Lab-grown diamonds are a new option for those seeking to balance the symbolism and beauty of diamond with a concern for the environment and social responsibility. Coupled with a significantly smaller carbon footprint in manufacturing and a conflict-free origin, lab-grown diamonds are quickly becoming an attractive and desirable alternative to mined diamonds.
Unlike Cubic Zirconia, Moissanite, White Sapphire and numerous other diamond imitations which only SIMULATE the look of diamond, lab-grown diamonds ARE diamonds.
Lab-grown diamonds are known as Type-IIa diamonds, which make up only about 1-2% of the world’s diamonds. This highly pure form of diamond is the same type as most of the world’s largest whitest and most famous diamonds including those in the Crown Jewels, like the Cullinan.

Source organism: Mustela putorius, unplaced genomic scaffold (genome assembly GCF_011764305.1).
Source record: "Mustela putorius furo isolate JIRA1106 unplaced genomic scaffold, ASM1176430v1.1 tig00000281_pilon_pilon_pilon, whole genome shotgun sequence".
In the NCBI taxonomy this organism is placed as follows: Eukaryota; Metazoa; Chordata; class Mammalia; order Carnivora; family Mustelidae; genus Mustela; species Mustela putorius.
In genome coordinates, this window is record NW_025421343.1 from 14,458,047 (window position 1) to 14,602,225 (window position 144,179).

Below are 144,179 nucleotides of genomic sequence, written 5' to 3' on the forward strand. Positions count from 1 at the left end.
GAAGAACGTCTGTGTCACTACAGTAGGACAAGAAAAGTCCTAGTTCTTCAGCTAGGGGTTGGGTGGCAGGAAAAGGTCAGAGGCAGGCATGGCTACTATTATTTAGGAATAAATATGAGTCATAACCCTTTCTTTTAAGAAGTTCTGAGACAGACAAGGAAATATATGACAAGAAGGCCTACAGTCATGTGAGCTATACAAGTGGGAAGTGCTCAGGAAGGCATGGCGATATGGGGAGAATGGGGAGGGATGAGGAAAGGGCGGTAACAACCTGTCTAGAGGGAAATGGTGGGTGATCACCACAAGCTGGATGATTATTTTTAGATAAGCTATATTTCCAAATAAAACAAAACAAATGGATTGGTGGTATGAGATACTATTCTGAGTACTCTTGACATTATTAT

This achievement is the result of two processes called High Pressure-High Temperature (HPHT) and Chemical Vapor Deposition (CVD). Diamond crystals grow atom-by-atom in a very tightly controlled environment, replicating the process of nature, but at a much faster rate. Usable crystals grow in about 2-3 months.
Although only a very small fraction of the world’s diamond economy has been found to have some connection to political upheaval and civil war in some African countries most responsible jewelers make every effort to assure that the diamonds they purchase are guaranteed to be sourced from regions not associated with such conflicts. Lab-grown diamonds, with their guaranteed conflict-free origin, are a welcome alternative for those seeking a socially-responsible option.
Lab-grown diamonds are chemically, physically, optically and visually IDENTICAL to mined diamonds. The only differences are where they are created AND the price. Lab-grown diamonds are as much as 30-40% lower in price than mined diamonds. Lab-grown diamonds are identifiable by the inscription “Lab Grown” found on the girdle of the diamond or by a trained gemologist with advanced equipment.
The Gem Lab is Western New York’s only source for lab-grown diamonds. Contact us to see a variety of white, yellow, pink and blue lab-grown diamonds.
Posted in Blog by: Anthony Arichega
Tuesday, November 24, 2015 3:04:05 PM America/Los_Angeles